30 May 2012

What’s that rock made of? Good question…

Posted by Ryan Anderson

What's this rock made of?

You would think it would be pretty easy to figure out what a rock is made of, but it is actually a very complicated question. For ChemCam, we need a list of geologic samples (“standards”) with a range of known compositions so that we can accurately measure the composition of unknown rocks on Mars. Our measurements are only as good as our standards, so I have been spending an inordinate amount of time lately working with another post-doc on the team, making sure that the database of compositions is accurate. (This was one of those cases where you say “Hey, someone really needs to do that thing” and then you realize that “someone” might as well be you.)

One of the first complications in compiling a table of standards is that these standards are real geological materials. Yes, they are selected and prepared so that they are as uniform as possible, but slight variations in the samples and in the laboratories doing the analysis lead to slightly different compositions, depending who you ask. The best references give the combined results from many different institutions but some standards are only available from one source and you just have to trust it, or do your own analysis.

Another complication is that the most common method of measuring rock composition, x-ray fluorescence (XRF), is not sensitive to elements much lighter than sodium. That’s fine for a basalt that is full of iron and silicon and magnesium, but we are going to Gale crater because it has evidence of water and alteration. It is notoriously difficult to measure water in geologic samples. XRF can’t see the hydrogen or the oxygen, so that doesn’t do any good. And even if you use methods that can measure light elements, hydrated minerals have the annoying habit of interacting with the water in the atmosphere. So a sample analyzed in the high desert at Los Alamos might have much less water in it than the same sample analyzed in Houston. That means that in a lot of cases, there just isn’t any information about how much water is in a sample.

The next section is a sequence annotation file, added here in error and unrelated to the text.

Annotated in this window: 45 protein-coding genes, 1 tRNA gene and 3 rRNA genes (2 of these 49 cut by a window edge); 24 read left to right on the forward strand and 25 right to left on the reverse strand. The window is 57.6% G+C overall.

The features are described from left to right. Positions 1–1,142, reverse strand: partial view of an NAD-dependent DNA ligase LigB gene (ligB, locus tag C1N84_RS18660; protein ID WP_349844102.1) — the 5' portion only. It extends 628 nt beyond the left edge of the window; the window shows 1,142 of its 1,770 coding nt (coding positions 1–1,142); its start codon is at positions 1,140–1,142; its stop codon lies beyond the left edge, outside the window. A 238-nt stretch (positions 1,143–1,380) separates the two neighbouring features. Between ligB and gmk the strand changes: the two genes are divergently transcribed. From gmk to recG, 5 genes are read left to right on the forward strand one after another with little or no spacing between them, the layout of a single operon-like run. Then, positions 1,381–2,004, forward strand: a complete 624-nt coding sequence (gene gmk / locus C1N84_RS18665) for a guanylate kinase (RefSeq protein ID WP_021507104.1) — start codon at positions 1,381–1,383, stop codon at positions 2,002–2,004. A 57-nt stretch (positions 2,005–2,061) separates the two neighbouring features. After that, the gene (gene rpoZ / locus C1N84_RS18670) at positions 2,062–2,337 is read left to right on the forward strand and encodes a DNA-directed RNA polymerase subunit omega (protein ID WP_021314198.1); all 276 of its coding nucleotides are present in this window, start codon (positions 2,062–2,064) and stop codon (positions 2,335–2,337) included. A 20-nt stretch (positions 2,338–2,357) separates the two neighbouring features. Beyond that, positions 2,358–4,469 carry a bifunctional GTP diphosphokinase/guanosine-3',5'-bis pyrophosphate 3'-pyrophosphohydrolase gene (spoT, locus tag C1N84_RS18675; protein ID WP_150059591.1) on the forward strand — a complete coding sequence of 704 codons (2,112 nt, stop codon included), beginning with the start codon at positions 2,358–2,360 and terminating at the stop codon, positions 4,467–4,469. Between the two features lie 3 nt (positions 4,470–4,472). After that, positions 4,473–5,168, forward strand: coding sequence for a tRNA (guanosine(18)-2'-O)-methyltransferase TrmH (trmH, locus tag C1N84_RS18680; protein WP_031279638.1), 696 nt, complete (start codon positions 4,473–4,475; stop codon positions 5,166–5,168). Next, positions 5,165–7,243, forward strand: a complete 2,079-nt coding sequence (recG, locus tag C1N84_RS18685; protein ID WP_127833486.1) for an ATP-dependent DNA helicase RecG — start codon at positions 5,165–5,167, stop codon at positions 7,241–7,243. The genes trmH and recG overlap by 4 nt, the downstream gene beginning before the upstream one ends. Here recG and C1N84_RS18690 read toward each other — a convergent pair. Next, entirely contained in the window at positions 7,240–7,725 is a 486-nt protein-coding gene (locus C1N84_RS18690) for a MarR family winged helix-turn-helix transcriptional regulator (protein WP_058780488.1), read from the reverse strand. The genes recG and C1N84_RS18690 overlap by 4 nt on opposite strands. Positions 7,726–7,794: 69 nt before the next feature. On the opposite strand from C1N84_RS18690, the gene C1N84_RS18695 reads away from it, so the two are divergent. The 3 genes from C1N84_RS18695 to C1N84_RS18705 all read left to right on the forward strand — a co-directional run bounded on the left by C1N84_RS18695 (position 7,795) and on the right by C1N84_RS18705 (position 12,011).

Oxygen is the most abundant element in the crust of rocky planets, so the rocks are mostly made of oxides.

And finally, one of my biggest pet peeves about geochemistry is that the compositions of rocks are always expressed as oxides. So instead of reporting that a certain rock has 10% Si and 5% Mg, all of the references report percentages of SiO2 and MgO. That’s all well and good in most cases, since most rocks are made of oxides. But then you come across samples that aren’t all oxidized, and when you convert the composition to oxides the percentages don’t add up. For example, one of the samples in our database is an oil shale. The fact that the rock contains oil means that the carbon isn’t all bonded to oxygen, so when you express the carbon as CO2 and then add up the oxides, you get a ridiculous total. The rock in question added up to something like 160%

There are a few elements that have this problem. Carbon can exist in rocks as C or CO2, sulfur is usually in the form of SO3, but sometimes as S, and then there’s iron. I hate iron. Which is a shame, because it is a really common element in rocks, and is responsible for the lovely black and red coloring of the martian surface (and in most other rocks for that matter – iron is a strong pigment). I hate iron because it commonly exists as FeO AND Fe2O3 in the same rock. That would be fine if both of those were reported in the references, but usually they just report iron as if it exists only as Fe2O3. But then sometimes a source will list all of the iron as FeO. And then to add another layer of confusion, some types of rocks such as fool’s gold or iron meteorites have reduced iron: Fe.

This pyrite is 63.5% Fe and 36.5% S. As oxides that would be 90.8% Fe2O3 and 91.1% SO3.

But I am happy to say that, after many tedious days of copying and double-checking all of the compositions, the table is coming together. We’re down to a handful of troublesome samples that need to be dealt with individually. (For example I found out today that one of our samples called WMG is completely different from the geostandard called WMG-1. No, not confusing at all!) The current table will provide the foundation for our analyses on Mars, and as time goes on, we’ll add more standards to the table which will allow us to continue to improve our accuracy.